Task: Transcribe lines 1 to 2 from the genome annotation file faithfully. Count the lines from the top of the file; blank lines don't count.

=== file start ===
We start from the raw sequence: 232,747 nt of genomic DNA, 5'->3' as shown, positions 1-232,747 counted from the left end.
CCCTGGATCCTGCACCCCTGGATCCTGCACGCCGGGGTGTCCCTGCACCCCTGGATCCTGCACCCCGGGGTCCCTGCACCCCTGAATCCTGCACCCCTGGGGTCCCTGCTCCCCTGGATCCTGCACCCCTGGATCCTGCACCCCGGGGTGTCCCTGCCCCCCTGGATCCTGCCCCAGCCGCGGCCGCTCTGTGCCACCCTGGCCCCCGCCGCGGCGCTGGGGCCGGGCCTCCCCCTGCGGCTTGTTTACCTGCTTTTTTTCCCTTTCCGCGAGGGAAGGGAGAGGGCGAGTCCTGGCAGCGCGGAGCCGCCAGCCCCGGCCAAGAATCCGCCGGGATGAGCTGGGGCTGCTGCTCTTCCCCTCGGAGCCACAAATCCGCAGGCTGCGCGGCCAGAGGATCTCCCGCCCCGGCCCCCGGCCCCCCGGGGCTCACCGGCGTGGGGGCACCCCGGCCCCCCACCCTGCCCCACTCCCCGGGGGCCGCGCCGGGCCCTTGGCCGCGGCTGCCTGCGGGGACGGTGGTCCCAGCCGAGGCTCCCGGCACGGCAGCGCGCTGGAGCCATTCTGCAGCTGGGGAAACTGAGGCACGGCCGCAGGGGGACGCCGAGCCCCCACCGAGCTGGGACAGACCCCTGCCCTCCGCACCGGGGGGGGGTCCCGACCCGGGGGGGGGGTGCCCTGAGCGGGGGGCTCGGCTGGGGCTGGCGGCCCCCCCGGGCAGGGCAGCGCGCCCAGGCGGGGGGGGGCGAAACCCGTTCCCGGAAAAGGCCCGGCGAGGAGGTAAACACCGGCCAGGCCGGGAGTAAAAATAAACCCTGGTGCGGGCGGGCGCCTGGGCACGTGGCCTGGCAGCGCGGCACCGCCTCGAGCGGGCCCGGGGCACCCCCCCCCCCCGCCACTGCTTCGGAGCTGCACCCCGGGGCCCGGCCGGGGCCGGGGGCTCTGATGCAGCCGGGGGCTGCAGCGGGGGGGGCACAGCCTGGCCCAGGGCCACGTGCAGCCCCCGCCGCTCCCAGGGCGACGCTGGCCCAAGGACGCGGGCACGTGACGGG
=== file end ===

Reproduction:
We start from the raw sequence: 232,747 nt of genomic DNA, 5'->3' as shown, positions 1-232,747 counted from the left end.
CCCTGGATCCTGCACCCCTGGATCCTGCACGCCGGGGTGTCCCTGCACCCCTGGATCCTGCACCCCGGGGTCCCTGCACCCCTGAATCCTGCACCCCTGGGGTCCCTGCTCCCCTGGATCCTGCACCCCTGGATCCTGCACCCCGGGGTGTCCCTGCCCCCCTGGATCCTGCCCCAGCCGCGGCCGCTCTGTGCCACCCTGGCCCCCGCCGCGGCGCTGGGGCCGGGCCTCCCCCTGCGGCTTGTTTACCTGCTTTTTTTCCCTTTCCGCGAGGGAAGGGAGAGGGCGAGTCCTGGCAGCGCGGAGCCGCCAGCCCCGGCCAAGAATCCGCCGGGATGAGCTGGGGCTGCTGCTCTTCCCCTCGGAGCCACAAATCCGCAGGCTGCGCGGCCAGAGGATCTCCCGCCCCGGCCCCCGGCCCCCCGGGGCTCACCGGCGTGGGGGCACCCCGGCCCCCCACCCTGCCCCACTCCCCGGGGGCCGCGCCGGGCCCTTGGCCGCGGCTGCCTGCGGGGACGGTGGTCCCAGCCGAGGCTCCCGGCACGGCAGCGCGCTGGAGCCATTCTGCAGCTGGGGAAACTGAGGCACGGCCGCAGGGGGACGCCGAGCCCCCACCGAGCTGGGACAGACCCCTGCCCTCCGCACCGGGGGGGGGTCCCGACCCGGGGGGGGGGTGCCCTGAGCGGGGGGCTCGGCTGGGGCTGGCGGCCCCCCCGGGCAGGGCAGCGCGCCCAGGCGGGGGGGGGCGAAACCCGTTCCCGGAAAAGGCCCGGCGAGGAGGTAAACACCGGCCAGGCCGGGAGTAAAAATAAACCCTGGTGCGGGCGGGCGCCTGGGCACGTGGCCTGGCAGCGCGGCACCGCCTCGAGCGGGCCCGGGGCACCCCCCCCCCCCGCCACTGCTTCGGAGCTGCACCCCGGGGCCCGGCCGGGGCCGGGGGCTCTGATGCAGCCGGGGGCTGCAGCGGGGGGGGCACAGCCTGGCCCAGGGCCACGTGCAGCCCCCGCCGCTCCCAGGGCGACGCTGGCCCAAGGACGCGGGCACGTGACGGG